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Exploring Quebec's History of Nationalism and Economic Impact: Contrasting Alberta's Economic Success Amidst Nationalist Pursuits

(Radio-Canada: Alberta and Quebec)

As Canada’s second-largest major province, Quebec uniquely suffers from economic and business woes not seen in the other provinces. While the province is favourable to a host of social factors such as childcare, generous welfare benefits, affordable housing compared to the other major provinces, and a culture that focuses on living rather than working; Quebec continues to stab itself with policies that hold back its full potential.

The economic story of Quebec follows a simple concept, a stream of uncertainty spanned over decades due to unneeded political endeavours from both the federal and provincial governments.

The Zeitgeist of Quebec's Referendum Era

Quebec is well within its rights to protest and initiate referendums to challenge its place in the Canadian federation. Quebec has a deep history with Anglophone Canada, one that is showcased time and time again by the lack of consideration the dominant ethnolinguistic Anglophones have shown toward the Francophone minority. Rightfully, Quebec has developed a unique culture within Canada that is hostile towards any attempt at undermining their due rights and freedoms as Quebecois.

At the same time, however, extreme political endeavours like secession from a country cause great uncertainty within the business community. The field of trade and commerce is especially susceptible to political stunts that lead to reductions in investments. Even prior to Quebec’s first referendum on secession, major businesses such as Sun Life, Royal Bank, and the Bank of Montreal had announced the transfer of their head offices from Montreal to Toronto. This period of exodus was due to the newly elected Parti Quebecois under René Levesque in November 1976 passing Bill 101 in August of that year. The bill essentially stipulated that businesses in Quebec would have to conduct their operations solely in French. Many major businesses in Montreal at the time conducted their operations in English, as they still had to market to the broader Anglo-North American market. As a result, federal officials at the time indicated that 140 major head offices had left Montreal from 1975 to 1977, including many pharmaceutical, insurance, and banking corporations.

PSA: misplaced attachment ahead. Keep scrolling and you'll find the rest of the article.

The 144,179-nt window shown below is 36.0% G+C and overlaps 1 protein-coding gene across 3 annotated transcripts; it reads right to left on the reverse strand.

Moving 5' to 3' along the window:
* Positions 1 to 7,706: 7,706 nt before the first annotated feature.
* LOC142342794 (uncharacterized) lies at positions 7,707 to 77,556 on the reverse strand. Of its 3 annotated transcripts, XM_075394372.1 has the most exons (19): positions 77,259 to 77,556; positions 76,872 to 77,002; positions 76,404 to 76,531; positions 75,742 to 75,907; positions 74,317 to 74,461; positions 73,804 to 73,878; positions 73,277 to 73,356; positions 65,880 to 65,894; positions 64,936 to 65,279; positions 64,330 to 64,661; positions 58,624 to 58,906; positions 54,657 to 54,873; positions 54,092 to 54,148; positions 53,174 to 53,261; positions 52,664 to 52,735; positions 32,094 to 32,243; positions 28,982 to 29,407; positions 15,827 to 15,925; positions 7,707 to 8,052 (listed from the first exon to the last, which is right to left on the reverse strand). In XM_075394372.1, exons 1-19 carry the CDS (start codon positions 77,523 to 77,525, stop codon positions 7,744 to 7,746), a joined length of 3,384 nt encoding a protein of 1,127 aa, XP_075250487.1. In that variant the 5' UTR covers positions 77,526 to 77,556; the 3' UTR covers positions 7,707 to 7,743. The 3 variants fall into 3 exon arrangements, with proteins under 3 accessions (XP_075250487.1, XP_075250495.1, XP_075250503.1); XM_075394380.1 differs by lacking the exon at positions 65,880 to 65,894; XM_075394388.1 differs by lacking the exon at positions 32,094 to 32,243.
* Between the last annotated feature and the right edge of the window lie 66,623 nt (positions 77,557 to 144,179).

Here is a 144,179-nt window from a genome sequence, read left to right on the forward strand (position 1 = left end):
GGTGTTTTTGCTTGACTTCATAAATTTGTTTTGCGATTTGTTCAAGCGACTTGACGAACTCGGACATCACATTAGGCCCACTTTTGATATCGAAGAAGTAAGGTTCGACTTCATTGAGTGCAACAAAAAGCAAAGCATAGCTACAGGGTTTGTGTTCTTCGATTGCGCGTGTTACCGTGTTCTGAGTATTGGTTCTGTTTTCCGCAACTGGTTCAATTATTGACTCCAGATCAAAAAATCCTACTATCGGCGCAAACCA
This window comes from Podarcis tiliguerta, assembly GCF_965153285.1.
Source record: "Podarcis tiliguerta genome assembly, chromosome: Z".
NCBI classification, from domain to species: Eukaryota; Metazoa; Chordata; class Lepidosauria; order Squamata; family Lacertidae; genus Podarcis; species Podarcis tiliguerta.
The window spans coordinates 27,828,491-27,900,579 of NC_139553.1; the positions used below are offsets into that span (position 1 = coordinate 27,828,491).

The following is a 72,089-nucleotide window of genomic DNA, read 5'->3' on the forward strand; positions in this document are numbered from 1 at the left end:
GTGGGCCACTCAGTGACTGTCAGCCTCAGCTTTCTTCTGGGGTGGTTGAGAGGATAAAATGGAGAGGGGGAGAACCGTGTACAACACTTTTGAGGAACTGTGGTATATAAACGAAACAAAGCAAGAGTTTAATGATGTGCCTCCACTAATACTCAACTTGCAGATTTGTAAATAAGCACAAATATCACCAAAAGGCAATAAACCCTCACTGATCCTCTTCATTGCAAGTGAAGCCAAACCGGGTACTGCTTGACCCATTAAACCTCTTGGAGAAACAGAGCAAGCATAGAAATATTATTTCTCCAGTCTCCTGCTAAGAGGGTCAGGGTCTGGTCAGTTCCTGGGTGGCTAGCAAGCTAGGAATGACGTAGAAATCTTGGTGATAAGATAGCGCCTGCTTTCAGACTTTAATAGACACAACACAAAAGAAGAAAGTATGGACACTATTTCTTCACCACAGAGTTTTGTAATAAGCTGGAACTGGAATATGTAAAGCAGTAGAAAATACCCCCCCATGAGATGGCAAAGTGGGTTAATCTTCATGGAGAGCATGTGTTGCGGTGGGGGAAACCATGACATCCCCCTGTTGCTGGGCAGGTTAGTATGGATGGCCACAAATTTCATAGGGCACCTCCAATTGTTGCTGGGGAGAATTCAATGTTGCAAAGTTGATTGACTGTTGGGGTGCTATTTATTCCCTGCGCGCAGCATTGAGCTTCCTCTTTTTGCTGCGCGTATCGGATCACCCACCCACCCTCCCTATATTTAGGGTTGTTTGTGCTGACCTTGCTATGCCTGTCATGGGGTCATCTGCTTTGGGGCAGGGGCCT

At the time, a major business leader and president of Smith, Kline & French Canada Ltd., William Robson, said: “Some personnel from our competitors are applying to move with us. The last firm out of Quebec will be the biggest loser.”

After the 1980 referendum, which saw Quebeckers strongly opposing Quebec seceding from Canada with 60% voting against, reports at the time indicated that 200,000 Quebeckers left the province during that period. On top of labour flight, Quebec’s business exodus began to accelerate in the 1980s after the referendum, with the shift starting in in the 1960s as provinces like Ontario and British Columbia started to pick up economic steam.

The 1995 referendum sparked similar fears. Major business leaders at the time, such as Power Corporation president Paul Desmarais and Bombardier Inc. (a major Quebec-based company) head Laurent Beaudoin, believed that a "Yes" victory for secession would cause the downfall of Quebec business interests.

Yet again, just as in 1980, the 1995 referendum for Quebec to seperate as a sovereign state was rejected by a slim margin; the results were 51% to 49% against sovereignty. However, the damage to Quebec's business interests was already done. The province had gone through two referendums, the passage of language laws, a political landscape plagued with nationalism, and worries that another referendum could happen again in the future. Overall, the Quebec business exodus costs the province $2 billion a year.

The Federal Government vs. Quebec

On top of the already controversial referendums, Canada has also gone through two failed attempts at amending its Constitution. Quebec, along with other provinces, spearheaded the movement toward further decentralizing the Canadian federation by increasing the transfer of powers, funding, and sovereignty to the provinces.